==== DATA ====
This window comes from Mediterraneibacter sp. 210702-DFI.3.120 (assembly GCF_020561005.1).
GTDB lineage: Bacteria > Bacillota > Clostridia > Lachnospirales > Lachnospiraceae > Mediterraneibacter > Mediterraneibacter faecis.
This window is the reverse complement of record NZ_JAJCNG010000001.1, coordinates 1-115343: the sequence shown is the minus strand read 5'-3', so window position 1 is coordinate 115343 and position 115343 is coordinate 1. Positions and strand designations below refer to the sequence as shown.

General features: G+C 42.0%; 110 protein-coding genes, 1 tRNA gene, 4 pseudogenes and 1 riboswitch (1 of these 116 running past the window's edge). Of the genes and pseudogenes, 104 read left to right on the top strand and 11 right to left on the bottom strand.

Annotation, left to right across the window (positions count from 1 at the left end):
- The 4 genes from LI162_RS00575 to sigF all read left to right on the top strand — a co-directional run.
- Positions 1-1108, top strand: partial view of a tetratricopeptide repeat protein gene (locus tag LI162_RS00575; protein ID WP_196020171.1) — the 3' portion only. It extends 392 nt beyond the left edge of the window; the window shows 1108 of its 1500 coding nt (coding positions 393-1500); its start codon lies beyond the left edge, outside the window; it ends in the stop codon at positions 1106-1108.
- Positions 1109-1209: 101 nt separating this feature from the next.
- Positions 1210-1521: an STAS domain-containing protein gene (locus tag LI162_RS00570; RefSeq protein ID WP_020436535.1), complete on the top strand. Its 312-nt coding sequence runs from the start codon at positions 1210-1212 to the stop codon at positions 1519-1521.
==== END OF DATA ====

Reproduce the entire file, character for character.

This window comes from Mediterraneibacter sp. 210702-DFI.3.120 (assembly GCF_020561005.1).
GTDB lineage: Bacteria > Bacillota > Clostridia > Lachnospirales > Lachnospiraceae > Mediterraneibacter > Mediterraneibacter faecis.
This window is the reverse complement of record NZ_JAJCNG010000001.1, coordinates 1-115343: the sequence shown is the minus strand read 5'-3', so window position 1 is coordinate 115343 and position 115343 is coordinate 1. Positions and strand designations below refer to the sequence as shown.

General features: G+C 42.0%; 110 protein-coding genes, 1 tRNA gene, 4 pseudogenes and 1 riboswitch (1 of these 116 running past the window's edge). Of the genes and pseudogenes, 104 read left to right on the top strand and 11 right to left on the bottom strand.

Annotation, left to right across the window (positions count from 1 at the left end):
- The 4 genes from LI162_RS00575 to sigF all read left to right on the top strand — a co-directional run.
- Positions 1-1108, top strand: partial view of a tetratricopeptide repeat protein gene (locus tag LI162_RS00575; protein ID WP_196020171.1) — the 3' portion only. It extends 392 nt beyond the left edge of the window; the window shows 1108 of its 1500 coding nt (coding positions 393-1500); its start codon lies beyond the left edge, outside the window; it ends in the stop codon at positions 1106-1108.
- Positions 1109-1209: 101 nt separating this feature from the next.
- Positions 1210-1521: an STAS domain-containing protein gene (locus tag LI162_RS00570; RefSeq protein ID WP_020436535.1), complete on the top strand. Its 312-nt coding sequence runs from the start codon at positions 1210-1212 to the stop codon at positions 1519-1521.